Phoenix has good long-term prospects, say site selectors

As an ambassador representing the Greater Phoenix Economic Council (GPEC), I was delighted this morning to hear some really good news about Phoenix. This came from four top national site selectors- people who do detailed analysis for businesses before they decide on locating an industrial site. The speakers, Tim Feemster, Senior V.P. at Grubb & Ellis, Tom Freeman, Managing Director at Jones Lang LaSalle, Kirk Killian, Executive V.P. at National Mission Critical Facilities and Bill Honsaker, Managing Director at Jones Lang LaSalle. All four were equally  upbeat about the long-term prospects for Phoenix as a destination for major industries.

They agreed that Phoenix has a definitive advantage over California in attracting major industrial sites including data centers. Competition here will be determined by two major factors, namely the cost of electricity and transportation costs, two areas that need greater work. According to Feemster, transportation costs account for over 50% of costs in the supply chain and that’s an area that businesses look closely when they try to locate to sites like Phoenix.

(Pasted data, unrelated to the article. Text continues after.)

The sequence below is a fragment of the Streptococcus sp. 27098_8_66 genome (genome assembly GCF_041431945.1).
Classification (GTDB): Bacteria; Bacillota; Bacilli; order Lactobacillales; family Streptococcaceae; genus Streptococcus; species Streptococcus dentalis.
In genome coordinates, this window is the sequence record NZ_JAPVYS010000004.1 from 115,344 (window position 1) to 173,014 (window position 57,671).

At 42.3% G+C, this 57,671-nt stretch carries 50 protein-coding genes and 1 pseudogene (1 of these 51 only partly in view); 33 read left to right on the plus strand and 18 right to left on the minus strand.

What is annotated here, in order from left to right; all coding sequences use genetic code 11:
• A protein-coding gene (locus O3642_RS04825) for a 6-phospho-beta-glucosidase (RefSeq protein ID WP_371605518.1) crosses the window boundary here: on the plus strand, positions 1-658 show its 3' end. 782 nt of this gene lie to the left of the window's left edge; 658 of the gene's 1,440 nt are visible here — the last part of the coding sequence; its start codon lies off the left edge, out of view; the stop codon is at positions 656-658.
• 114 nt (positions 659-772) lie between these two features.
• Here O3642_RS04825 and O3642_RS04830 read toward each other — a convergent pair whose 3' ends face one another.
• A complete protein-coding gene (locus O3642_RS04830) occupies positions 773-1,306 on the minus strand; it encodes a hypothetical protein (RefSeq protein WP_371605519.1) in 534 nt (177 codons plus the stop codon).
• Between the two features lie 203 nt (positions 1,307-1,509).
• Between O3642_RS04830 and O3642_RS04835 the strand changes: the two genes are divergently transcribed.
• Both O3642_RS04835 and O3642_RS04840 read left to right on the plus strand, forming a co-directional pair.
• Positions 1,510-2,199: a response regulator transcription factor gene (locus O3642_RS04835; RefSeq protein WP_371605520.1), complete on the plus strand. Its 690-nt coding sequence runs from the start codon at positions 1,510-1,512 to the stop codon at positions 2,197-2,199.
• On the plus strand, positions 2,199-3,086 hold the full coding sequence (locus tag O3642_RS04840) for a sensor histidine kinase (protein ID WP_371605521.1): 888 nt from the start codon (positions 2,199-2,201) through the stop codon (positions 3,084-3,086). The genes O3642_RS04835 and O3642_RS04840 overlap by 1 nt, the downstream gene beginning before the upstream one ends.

For instance, Quincy, WA has attracted some of the largest data centers in the country because of incentives that they have been offering businesses in terms of power costs. A reduction of a penny could bring in millions of dollars in revenue for these businesses over a 15 to 20-year term. I hope an economy package that’s currently with the state legislature will take a good look at the competition around us. Meanwhile, GPEC has had one of its best years ever and has attracted over 18 businesses to the area in a short time frame.  A few other interesting  aspects of the industrial real estate scene in Phoenix:

  • 5,000 to 20,000 sq.ft retail/industrial space- this sector is in really bad shape in Phoenix. Estimated vacancies in this area in Phoenix: 51%! This means a lot of cash rich corporations may consider investing in these properties.
  • Projections for big industrial sites look fairly robust mirroring a national trend. Demand for co-locating properties with other businesses has tripled over the last 14 months.

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